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The fear of sedition was genuine because Muslim states were surrounded by Christian states and there was direct political – though not religious – confrontation between the two. Hence if someone renounced Islam, there was genuine fear that he may help the Christian states. The crusades were well known from the 11th to the 13th century. That period of confrontation between Muslims and Christians was most intense. Thus, the death punishment for renouncing Islam made sense during that period. This context must be kept in mind – but in the long run the Qur’anic doctrine of freedom of religion must be upheld.

As for other principles of human rights, even the most orthodox Muslim cannot object to them. For example, equality of all human beings is central to Qur’anic teachings too. Human dignity is sacred in Islam as well. Gender equality is also clearly enunciated in the Qur’an. Moreover, woman has been given equal rights for contracting marriage while husband and wife have been described as each other’s garment. All these are enshrined in the UN Declaration of Human Rights. Muslim countries such as Saudi Arabia which did not sign the Declaration did not object to these provisions.

Democracy beneficial to Muslims

Those who argue that the implementation of Shariah is an obligation for an Islamic state should understand that the Shariah evolved gradually and there was a great deal of differences among Muslim jurists on many issues. Thus, the Shariah, as one Islamic scholar Prof. Muhammad Mujeeb  maintained, is a human approach to divine injunctions. That is an apt description of Shariah laws as evolved by many eminent jurists during the first four centuries of Islam.

The great Urdu poet Iqbal from the Indian sub-continent also maintained that every generation of Muslims should be entitled to rethink Shariah issues and in a Muslim-majority country, Parliament will be the right forum to do so. He also maintained that ijtihad is the dynamic principle in Islam and ijtihad becomes necessary in changed conditions in modern society. Thus, a democratic society with an elected parliament would be a better institutional arrangement for making the Shariah more relevant to our contemporary world. Many new issues have arisen which need the use of ijtihad  urgently.

And where Muslims are a minority and live in a secular democratic state, they should evolve their own forums to bring about necessary changes. Today more Muslims live in minority situations than in majority situations and hence they would have to evolve their own institutions to do ijtihad with the cooperation of ulama and modern scholars. No secular democratic state can stop them from attempting these creative changes in their laws. All this has to be done within the framework of Islam. No changes can be brought outside this framework if they are to be accepted by Muslims at large.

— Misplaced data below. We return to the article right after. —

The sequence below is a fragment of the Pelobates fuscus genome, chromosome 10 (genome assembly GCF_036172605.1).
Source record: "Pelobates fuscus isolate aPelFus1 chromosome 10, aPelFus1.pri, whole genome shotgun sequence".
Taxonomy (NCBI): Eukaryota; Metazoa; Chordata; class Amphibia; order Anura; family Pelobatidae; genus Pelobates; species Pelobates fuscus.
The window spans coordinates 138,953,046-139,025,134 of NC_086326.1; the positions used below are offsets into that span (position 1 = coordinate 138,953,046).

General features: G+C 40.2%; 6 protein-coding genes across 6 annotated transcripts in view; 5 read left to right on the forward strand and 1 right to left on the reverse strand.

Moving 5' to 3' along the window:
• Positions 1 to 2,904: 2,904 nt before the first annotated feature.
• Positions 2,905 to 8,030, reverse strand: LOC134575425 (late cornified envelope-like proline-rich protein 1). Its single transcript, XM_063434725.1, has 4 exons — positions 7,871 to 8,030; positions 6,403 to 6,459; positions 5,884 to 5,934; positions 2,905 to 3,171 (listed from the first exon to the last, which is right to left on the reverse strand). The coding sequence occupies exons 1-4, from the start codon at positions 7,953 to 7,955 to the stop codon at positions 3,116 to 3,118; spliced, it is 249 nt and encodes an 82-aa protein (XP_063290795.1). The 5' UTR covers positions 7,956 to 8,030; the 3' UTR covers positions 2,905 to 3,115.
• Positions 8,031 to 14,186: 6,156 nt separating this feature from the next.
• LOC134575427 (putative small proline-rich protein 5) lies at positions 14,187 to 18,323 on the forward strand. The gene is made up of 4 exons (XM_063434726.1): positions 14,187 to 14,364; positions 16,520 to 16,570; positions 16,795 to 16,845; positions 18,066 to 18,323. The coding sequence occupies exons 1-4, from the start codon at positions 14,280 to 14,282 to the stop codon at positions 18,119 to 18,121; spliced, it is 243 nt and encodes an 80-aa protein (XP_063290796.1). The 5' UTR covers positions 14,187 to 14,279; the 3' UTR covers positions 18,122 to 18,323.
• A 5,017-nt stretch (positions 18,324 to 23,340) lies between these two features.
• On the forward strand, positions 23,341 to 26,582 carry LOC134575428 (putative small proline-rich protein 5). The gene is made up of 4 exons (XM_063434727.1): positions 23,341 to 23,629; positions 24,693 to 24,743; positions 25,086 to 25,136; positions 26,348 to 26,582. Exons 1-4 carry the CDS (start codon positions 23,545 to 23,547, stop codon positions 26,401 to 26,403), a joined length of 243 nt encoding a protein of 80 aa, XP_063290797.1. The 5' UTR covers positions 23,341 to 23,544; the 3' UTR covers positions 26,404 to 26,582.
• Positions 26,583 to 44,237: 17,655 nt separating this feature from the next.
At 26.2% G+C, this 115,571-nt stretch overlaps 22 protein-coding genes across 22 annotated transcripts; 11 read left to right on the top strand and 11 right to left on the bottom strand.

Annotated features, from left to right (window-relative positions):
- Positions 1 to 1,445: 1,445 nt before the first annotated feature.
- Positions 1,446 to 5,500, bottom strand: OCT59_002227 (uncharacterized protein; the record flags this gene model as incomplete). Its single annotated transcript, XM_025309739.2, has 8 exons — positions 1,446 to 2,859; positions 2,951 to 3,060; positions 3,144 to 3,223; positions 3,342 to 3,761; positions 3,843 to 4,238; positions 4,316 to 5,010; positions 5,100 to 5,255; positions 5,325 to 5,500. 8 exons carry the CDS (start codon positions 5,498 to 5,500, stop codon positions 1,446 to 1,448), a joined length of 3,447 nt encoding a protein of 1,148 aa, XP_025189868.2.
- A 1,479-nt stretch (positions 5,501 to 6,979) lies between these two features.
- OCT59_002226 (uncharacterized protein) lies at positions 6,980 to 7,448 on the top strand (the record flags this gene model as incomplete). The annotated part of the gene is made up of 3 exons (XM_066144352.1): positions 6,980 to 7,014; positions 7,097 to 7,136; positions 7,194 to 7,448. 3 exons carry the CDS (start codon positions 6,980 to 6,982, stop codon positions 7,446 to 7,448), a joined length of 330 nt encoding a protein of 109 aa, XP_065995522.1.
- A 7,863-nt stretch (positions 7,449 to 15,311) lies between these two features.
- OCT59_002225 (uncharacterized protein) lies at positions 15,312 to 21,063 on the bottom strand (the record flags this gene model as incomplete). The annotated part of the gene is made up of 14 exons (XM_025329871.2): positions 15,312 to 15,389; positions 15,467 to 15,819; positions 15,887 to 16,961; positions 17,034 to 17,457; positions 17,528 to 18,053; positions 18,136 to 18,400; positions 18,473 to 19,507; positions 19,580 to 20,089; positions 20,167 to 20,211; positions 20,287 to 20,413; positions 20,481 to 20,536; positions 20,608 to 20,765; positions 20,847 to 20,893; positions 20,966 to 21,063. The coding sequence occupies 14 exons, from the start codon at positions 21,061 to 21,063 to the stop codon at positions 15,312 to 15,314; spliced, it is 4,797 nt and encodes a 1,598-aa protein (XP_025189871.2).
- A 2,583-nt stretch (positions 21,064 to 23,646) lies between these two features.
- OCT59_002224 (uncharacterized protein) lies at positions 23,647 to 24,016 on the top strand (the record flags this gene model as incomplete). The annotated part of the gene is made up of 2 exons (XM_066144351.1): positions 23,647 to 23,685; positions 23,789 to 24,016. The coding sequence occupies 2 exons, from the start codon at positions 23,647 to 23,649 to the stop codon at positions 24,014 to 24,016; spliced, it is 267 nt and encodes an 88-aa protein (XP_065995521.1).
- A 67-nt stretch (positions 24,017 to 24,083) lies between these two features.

To accept the democratic state would be far more beneficial to Muslims and would enable Muslims to practise their religion faithfully and fearlessly than in so-called Islamic states, where sectarianism and fundamentalism prevail. A democratic state is a much better guarantee of genuine freedom of religion than a state based on any religion. This seems to be contradictory but is in fact true.

Thus, we must properly educate the Muslim masses and prepare them for the acceptance of democracy in the Islamic world. They should be made aware that those who oppose democracy in the name of Islam are really serving certain vested interests rather than Islam. The Islamic world is still reeling under the impact of feudal and medieval forces who serve their own interests in the name of Islam. Islam is compatible with democracy. It is rather the interests of rulers of Muslim countries which are not compatible with democracy.

Indonesia, I said in my lectures, has achieved democracy after a long spell under dictatorship and it must be protected at any cost, and all religious minorities also should be guaranteed full freedom to follow their respective religions. Tolerance of differences is an important principle of democracy, and due tolerance should be shown to all different religious opinions too. It will not violate any Islamic principle at all.

Ashgar Ali Engineer is associated with the Institute of Islamic Studies in Mumbai, India

Source:  Islam and Modern Age, September 2008

The views expressed in Aliran's media statements and the NGO statements we have endorsed reflect Aliran's official stand. Views and opinions expressed in other pieces published here do not necessarily reflect Aliran's official position.